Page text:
“Wayne said that we should have pursued Mesut Özil. My reply was that it was none of his business who we should have gone for. I told him it was his job to play and perform,” said Sir Alex Ferguson in his autobiography, as he explains his opinion over Wayne Rooney’s desire to leave Old Trafford in October 2010 when the club, according to Rooney, wasn’t ambitious enough.
How times change. Three and half years on since that day, Rooney has won other two Premier League titles with United, seen the man that had not too subtly told him to mind his business depart, before threatening to leave the club himself, only to become United’s player of the season, so far.
And there’s a lot more to come as far as Rooney and Manchester United are concerned, for not only are United and their star man edging closer to finalise a deal that could be worth up to £300,000-a-week, a significant increase on the already staggering £250,000-a-week contract in place now, but Rooney will be made captain sooner rather than later.
Rooney’s performances this season have done enough to guarantee him a new deal – one dare not to imagine where United would sit on the table had they sold him to Chelsea last summer – and considering that his current contract expires in 18 months, it’s perhaps a smart decision by United to tie their striker to a long-term deal, thus minimising the distractions generated by potential suitors circling around Rooney for the next couple of months.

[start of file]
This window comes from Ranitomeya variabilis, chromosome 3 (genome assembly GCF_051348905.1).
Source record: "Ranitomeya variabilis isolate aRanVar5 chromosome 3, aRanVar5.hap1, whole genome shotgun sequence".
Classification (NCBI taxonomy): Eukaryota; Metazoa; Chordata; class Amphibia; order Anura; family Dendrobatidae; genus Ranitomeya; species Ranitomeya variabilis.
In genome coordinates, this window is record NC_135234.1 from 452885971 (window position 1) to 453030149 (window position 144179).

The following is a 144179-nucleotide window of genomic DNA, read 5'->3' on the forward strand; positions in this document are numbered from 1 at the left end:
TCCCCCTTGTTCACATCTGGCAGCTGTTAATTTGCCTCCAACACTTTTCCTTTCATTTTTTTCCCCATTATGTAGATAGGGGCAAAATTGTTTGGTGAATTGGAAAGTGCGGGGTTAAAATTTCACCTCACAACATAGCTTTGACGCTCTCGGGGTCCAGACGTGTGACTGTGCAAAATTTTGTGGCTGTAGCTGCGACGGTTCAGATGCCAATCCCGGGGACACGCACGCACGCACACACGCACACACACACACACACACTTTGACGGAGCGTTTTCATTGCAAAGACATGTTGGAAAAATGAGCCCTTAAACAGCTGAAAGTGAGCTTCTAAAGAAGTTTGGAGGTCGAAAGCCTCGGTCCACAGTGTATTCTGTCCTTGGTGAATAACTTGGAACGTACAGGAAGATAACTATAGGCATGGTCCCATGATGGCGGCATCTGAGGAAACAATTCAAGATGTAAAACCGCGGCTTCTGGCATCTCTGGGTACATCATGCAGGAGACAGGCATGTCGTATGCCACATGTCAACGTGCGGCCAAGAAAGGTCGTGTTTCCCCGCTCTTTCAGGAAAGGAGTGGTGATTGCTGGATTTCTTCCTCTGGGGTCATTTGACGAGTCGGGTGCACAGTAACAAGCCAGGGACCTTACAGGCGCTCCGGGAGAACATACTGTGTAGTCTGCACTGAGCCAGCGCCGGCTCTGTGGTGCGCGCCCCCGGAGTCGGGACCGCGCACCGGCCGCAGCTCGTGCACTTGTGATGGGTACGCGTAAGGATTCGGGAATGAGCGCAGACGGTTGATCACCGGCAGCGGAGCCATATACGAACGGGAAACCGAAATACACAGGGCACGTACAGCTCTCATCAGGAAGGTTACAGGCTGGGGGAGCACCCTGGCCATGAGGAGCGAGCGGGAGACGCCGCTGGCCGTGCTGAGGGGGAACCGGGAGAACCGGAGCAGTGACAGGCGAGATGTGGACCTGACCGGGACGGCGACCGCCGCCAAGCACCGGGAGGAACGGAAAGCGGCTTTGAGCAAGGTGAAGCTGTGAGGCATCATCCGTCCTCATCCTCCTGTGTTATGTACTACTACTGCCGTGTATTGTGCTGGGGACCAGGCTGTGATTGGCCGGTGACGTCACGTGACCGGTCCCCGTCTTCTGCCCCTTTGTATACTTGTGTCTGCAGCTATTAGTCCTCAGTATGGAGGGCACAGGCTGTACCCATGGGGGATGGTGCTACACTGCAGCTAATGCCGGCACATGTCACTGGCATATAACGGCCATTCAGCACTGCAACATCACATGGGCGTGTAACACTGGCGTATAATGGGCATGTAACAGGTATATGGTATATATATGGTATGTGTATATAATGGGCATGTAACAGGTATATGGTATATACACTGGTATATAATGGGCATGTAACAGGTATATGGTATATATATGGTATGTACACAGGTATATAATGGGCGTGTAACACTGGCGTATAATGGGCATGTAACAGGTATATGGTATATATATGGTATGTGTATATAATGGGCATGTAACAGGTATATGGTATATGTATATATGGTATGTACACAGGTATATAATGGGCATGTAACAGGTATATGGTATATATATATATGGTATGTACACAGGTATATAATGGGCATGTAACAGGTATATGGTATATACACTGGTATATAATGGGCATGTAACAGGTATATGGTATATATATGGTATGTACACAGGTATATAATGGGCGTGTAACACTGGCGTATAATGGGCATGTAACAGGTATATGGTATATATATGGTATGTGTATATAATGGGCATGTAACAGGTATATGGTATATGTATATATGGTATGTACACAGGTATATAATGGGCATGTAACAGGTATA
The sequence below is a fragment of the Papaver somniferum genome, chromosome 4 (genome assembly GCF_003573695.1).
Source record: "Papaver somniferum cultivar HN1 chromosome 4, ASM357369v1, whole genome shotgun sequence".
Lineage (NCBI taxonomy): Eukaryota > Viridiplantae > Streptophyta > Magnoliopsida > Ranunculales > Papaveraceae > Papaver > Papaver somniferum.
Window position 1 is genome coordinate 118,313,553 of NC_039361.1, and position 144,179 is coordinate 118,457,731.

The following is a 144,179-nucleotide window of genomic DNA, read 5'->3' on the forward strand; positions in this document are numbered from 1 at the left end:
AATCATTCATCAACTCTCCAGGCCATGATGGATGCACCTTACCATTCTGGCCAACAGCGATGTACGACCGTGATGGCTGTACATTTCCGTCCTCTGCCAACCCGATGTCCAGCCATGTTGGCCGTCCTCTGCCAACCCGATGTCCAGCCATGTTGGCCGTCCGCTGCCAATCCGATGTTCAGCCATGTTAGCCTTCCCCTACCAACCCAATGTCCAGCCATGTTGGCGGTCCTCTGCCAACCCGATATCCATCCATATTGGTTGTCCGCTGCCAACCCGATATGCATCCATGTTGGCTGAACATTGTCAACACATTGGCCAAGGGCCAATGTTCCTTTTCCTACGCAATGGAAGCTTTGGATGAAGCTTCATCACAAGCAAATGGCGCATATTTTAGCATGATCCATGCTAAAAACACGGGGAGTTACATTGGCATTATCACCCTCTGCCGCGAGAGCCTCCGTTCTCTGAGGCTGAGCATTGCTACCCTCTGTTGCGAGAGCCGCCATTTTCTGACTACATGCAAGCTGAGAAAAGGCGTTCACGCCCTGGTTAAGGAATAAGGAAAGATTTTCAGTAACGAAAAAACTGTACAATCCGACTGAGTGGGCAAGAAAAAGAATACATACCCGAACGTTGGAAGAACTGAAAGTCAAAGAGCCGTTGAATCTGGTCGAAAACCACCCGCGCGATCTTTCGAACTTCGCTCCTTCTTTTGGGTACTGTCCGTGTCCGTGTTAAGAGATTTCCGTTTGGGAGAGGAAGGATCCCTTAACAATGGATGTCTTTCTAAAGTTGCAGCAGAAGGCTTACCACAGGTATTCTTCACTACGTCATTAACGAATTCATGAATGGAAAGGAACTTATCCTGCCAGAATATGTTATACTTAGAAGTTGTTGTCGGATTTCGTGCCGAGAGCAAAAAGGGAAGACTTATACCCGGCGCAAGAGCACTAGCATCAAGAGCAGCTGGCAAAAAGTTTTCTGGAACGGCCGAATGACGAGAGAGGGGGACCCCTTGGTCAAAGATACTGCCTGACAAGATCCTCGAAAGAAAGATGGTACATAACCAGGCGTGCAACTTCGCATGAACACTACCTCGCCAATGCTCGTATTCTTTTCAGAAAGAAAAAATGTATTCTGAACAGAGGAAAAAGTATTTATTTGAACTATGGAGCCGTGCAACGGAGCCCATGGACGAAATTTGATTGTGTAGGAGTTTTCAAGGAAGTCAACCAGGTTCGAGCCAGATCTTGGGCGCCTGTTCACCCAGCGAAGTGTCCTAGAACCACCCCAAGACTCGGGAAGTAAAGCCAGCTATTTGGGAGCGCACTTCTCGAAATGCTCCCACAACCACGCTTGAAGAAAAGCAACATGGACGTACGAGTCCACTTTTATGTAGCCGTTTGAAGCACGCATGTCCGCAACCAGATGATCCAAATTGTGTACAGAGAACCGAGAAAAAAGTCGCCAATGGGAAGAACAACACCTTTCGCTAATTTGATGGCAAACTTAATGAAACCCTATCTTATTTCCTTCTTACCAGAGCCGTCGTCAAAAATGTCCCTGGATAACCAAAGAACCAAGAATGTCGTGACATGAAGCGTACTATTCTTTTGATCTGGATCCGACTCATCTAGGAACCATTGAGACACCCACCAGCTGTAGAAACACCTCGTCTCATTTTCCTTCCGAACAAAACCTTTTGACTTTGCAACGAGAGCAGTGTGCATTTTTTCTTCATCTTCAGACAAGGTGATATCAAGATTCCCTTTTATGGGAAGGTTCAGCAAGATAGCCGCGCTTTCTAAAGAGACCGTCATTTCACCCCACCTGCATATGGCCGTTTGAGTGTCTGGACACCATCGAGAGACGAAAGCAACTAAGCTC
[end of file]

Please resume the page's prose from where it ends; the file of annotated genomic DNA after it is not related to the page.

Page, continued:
However, reports emerging today highlight how Rooney has been given an enormous amount of hindsight over the club business, a sharp change of policy from the Sir Alex Ferguson era when, as made abundantly clear in the first paragraph, the players’ job was “to play and perform”.
According to the Guardian, The Times and other publications, Rooney was informed by David Moyes of United’s intentions to submit a club-record offer for Juan Mata and has also spoken at length to Ed Woodward and members of the Glazers family, as he sought insurances over their future plans for the club.
Rooney “has been trusted with transfer-market information and kept in the loop about possible signings in a move that acknowledges his importance to the club and a recognition, at the highest level within Old Trafford, that a player of Rooney’s stature deserves to know whether a team who have been struggling all season have the financial muscle and ambition to put it right.”
The tactic seems to have worked a treat, with Rooney set to sign a new contract at Old Trafford sooner rather than later, which will keep him United until he’s 33, which has prompted some to doubt the wisdom of giving such a long contract to a man who’ll turn 30 next year and whose body has taken a battering, as Rooney himself admitted in his latest autobiography.
The promise of a new contract and United’s “VIP treatment” as one paper puts it, look to have finally convinced Rooney that United will not listen to any offer coming from Chelsea over the summer, much as they rebuffed Jose Mourinho’s two bids in August.
Have we heard the end of this story yet? Probably not.